John and Elliot chat about an interesting Op/Ed piece that appeared in The Washington Post this week. The author, an expert in international law, examined the implications of designating Russia a State Sponsor of Terrorism. John and Elliot discuss the importance of understanding the impact of that designation and the potential unintended consequences. They also review the latest sanctions announced against Russian elites close to President Putin, including a new action targeting evasion of earlier sanctions.
Should Russia be Designated a State Sponsor of Terrorism? TRANSCRIPT
John Byrne: Hey, Elliot, how are you doing today?
Elliot Berman: I'm good. How are you, John?
John Byrne: Well, we're both in Buffalo, New York, in one of our offices for AML RightSource, looking over at lake Erie, which is pretty exciting to see all the boats out there. So we're here for an advisory board meeting. I think many of the folks, hopefully listening to this, have heard from a number of our board members who have been part of webinars.
Over the past couple of years, part of our strategy tomorrow is to plan future content programming for the next couple of years. So we're excited, and we haven't actually had an in-person board meeting since May of 2019 because of COVID. So, that's right. There was a bunch of things that went on during the week.
I saw a speech given by the acting comp control of the currency on cybersecurity issues. So I tell folks, take a look at that when you get a chance. But there were a couple of pieces that we talked about regarding sanctions and two particular pieces. One was an op-ed piece in The Washington Post.
And the second is the most recent. I say the most recent cuz these things probably come out every day, but the treasury announces on sanctions.
Elliot Berman: Correct.
John Byrne: So I know that you read the op-ed piece. It was written by Ingrid Brunk Wuerth. I believe that's how she pronounces her last name, among other things. She's editor-in-chief of the American journal of international law.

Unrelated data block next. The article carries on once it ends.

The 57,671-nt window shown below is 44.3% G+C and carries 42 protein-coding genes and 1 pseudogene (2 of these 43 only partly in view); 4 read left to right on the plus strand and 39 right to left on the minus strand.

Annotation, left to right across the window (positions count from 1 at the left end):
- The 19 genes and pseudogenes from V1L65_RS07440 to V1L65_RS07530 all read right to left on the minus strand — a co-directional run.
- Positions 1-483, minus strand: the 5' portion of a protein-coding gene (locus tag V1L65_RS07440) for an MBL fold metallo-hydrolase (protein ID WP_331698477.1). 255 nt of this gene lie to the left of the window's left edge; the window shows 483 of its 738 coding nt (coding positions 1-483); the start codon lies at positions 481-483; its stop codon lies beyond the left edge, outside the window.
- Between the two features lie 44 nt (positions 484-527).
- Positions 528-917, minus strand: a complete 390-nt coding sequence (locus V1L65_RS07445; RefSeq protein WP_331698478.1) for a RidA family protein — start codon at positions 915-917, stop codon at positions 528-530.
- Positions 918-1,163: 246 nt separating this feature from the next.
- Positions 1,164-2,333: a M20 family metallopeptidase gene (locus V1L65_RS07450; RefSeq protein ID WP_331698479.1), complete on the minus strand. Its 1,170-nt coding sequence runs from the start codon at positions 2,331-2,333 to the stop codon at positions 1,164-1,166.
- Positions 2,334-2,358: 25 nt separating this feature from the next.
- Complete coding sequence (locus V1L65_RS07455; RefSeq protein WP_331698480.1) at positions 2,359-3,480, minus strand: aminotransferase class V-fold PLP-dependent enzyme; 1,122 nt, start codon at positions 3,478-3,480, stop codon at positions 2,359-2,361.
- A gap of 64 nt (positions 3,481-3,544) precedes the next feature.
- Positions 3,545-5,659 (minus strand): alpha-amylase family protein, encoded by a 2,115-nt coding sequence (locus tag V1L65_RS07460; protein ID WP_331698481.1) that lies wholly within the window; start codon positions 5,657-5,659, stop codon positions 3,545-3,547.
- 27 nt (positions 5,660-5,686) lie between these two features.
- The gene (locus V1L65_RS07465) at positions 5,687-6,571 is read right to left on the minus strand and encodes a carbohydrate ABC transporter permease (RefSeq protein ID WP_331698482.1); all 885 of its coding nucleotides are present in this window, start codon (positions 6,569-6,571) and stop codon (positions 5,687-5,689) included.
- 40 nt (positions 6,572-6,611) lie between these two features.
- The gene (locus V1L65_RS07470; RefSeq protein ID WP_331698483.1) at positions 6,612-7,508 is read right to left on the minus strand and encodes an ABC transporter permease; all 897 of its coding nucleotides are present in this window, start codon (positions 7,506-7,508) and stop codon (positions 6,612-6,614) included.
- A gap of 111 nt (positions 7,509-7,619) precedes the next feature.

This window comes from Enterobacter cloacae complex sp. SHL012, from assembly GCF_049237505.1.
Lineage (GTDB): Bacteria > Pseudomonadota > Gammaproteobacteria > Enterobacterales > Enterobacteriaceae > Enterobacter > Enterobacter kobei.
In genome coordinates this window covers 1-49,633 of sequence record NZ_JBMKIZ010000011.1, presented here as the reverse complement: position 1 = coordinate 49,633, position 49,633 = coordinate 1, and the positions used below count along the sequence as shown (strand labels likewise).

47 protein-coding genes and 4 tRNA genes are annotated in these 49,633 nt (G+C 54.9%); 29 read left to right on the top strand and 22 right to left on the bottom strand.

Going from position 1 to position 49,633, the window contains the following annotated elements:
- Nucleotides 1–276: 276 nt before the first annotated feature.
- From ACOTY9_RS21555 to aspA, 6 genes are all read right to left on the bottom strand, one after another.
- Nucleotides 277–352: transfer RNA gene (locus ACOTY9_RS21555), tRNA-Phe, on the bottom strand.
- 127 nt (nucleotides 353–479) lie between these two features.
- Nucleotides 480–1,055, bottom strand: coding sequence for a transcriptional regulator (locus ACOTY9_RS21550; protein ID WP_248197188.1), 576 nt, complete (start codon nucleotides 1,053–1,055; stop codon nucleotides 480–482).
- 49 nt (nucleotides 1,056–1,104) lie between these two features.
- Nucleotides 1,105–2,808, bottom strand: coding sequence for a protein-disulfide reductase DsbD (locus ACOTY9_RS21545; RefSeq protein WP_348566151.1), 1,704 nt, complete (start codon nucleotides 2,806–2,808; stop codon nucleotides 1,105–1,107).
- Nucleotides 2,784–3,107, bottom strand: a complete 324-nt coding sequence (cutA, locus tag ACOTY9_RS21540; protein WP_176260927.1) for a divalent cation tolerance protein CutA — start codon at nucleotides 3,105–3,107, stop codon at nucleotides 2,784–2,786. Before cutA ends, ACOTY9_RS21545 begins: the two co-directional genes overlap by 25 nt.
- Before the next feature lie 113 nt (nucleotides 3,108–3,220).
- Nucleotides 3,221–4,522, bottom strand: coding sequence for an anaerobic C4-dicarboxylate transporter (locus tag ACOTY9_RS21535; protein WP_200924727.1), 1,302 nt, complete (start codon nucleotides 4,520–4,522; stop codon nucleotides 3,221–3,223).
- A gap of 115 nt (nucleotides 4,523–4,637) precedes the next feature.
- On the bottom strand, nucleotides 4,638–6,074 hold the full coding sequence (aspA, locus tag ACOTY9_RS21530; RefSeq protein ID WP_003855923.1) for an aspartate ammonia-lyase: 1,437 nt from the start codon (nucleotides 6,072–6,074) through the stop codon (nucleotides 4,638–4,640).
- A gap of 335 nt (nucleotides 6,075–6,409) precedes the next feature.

And she talks about the fact that you know, there's a lot of comments about designating specific oligarchs in Russia about being state sponsors of terrorism. And you, you see that a lot. You see a lot of both sides of the aisle saying that this is something that the president should do or the treasury should do.
She takes a different perspective. She says there are actually some negatives behind it. The designation. Do you recall some of her points there?
Elliot Berman: I do. And it's a little bit of a technical explanation, but I think oftentimes, you know, the technical stuff behind the idea is really where you need to go to understand whether the idea makes sense is a good one.
So the author acknowledges that the statutes and the rules are very technical, and you need to. But she points out what would happen as being a state-designated a state sponsor of terrorism is it would take away some of the immunity that foreign governments have from being sued by US citizens in US courts.
And what happens is then there would be opportunity from one point she makes is that the approved litigants are very limited in the litigation. They'd be US persons or members of the US armed forces, or other US government employees. So that's a pretty narrow group. Secondly, to the extent that any members of that group were successful in this litigation and could get damages.
They would try to collect those damages from frozen Russian assets, which isn't a bad thing, except to the extent that the call for this is being done in the context of helping Ukraine. The Ukrainians would be able to access the courts through this change in the immunity and the frozen Russian assets that might someday be accessible by the Ukrainians. Other ways would be diminished by any successful suits by US persons.
And, so I think her point is in large measure that it's not exactly what everybody thinks it is when they say they want to equate them with. North Korea, for example, who's, you know, another designated state sponsor of terrorism.
John Byrne: Yeah. Not that different from the debate about domestic terrorism, right? Because, and I've been quote, "guilty" unquote of this as well saying we have to start labeling things, for statutory and other reasons, but some on the other side, say, if you do that, there's already current statutory.
Tools that can be utilized. And so have we utilized those to the, to the degree that we should. And it's much more nuanced, kind of like what the professor has written about here, in terms of it not being that simple of a solution. So, right.
Elliot Berman: The other component of all of this that you mentioned is that there are existing tools that the US and other countries have used against Russia sanctions.
The best example is that we've talked about those sanctions since the war started. And, as you mentioned yesterday, or the day before, the treasury issued some more sanctions, again, aiming at some individuals who are closely aligned with president Putin and also identifying organizations for further sanctions as a result of their efforts to evade existing sanction programs that impact them.